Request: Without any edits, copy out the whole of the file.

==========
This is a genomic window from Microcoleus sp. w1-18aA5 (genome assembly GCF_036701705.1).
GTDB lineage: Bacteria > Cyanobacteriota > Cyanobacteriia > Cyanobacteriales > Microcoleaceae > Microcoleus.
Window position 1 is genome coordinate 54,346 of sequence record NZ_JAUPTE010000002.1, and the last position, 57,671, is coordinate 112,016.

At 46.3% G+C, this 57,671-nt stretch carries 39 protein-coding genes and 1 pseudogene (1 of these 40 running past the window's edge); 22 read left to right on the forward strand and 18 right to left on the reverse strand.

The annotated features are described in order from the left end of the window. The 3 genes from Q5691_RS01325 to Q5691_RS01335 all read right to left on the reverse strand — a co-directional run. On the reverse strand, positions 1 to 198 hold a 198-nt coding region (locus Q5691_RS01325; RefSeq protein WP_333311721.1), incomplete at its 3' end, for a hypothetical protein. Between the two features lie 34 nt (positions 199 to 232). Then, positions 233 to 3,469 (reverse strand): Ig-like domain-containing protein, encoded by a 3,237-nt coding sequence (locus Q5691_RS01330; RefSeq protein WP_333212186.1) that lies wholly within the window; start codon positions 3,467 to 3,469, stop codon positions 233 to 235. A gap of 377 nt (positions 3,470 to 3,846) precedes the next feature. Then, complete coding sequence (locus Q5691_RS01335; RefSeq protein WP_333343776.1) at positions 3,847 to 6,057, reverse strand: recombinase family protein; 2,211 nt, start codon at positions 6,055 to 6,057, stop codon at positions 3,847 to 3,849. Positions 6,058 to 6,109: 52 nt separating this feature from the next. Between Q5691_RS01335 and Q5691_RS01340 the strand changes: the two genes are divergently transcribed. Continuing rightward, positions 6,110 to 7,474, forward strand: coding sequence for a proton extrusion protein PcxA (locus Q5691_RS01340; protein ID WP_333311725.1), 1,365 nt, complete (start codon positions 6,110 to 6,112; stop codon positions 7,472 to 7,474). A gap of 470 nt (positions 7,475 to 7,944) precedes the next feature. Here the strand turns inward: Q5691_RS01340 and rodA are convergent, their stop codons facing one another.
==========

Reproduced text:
This is a genomic window from Microcoleus sp. w1-18aA5 (genome assembly GCF_036701705.1).
GTDB lineage: Bacteria > Cyanobacteriota > Cyanobacteriia > Cyanobacteriales > Microcoleaceae > Microcoleus.
Window position 1 is genome coordinate 54,346 of sequence record NZ_JAUPTE010000002.1, and the last position, 57,671, is coordinate 112,016.

At 46.3% G+C, this 57,671-nt stretch carries 39 protein-coding genes and 1 pseudogene (1 of these 40 running past the window's edge); 22 read left to right on the forward strand and 18 right to left on the reverse strand.

The annotated features are described in order from the left end of the window. The 3 genes from Q5691_RS01325 to Q5691_RS01335 all read right to left on the reverse strand — a co-directional run. On the reverse strand, positions 1 to 198 hold a 198-nt coding region (locus Q5691_RS01325; RefSeq protein WP_333311721.1), incomplete at its 3' end, for a hypothetical protein. Between the two features lie 34 nt (positions 199 to 232). Then, positions 233 to 3,469 (reverse strand): Ig-like domain-containing protein, encoded by a 3,237-nt coding sequence (locus Q5691_RS01330; RefSeq protein WP_333212186.1) that lies wholly within the window; start codon positions 3,467 to 3,469, stop codon positions 233 to 235. A gap of 377 nt (positions 3,470 to 3,846) precedes the next feature. Then, complete coding sequence (locus Q5691_RS01335; RefSeq protein WP_333343776.1) at positions 3,847 to 6,057, reverse strand: recombinase family protein; 2,211 nt, start codon at positions 6,055 to 6,057, stop codon at positions 3,847 to 3,849. Positions 6,058 to 6,109: 52 nt separating this feature from the next. Between Q5691_RS01335 and Q5691_RS01340 the strand changes: the two genes are divergently transcribed. Continuing rightward, positions 6,110 to 7,474, forward strand: coding sequence for a proton extrusion protein PcxA (locus Q5691_RS01340; protein ID WP_333311725.1), 1,365 nt, complete (start codon positions 6,110 to 6,112; stop codon positions 7,472 to 7,474). A gap of 470 nt (positions 7,475 to 7,944) precedes the next feature. Here the strand turns inward: Q5691_RS01340 and rodA are convergent, their stop codons facing one another.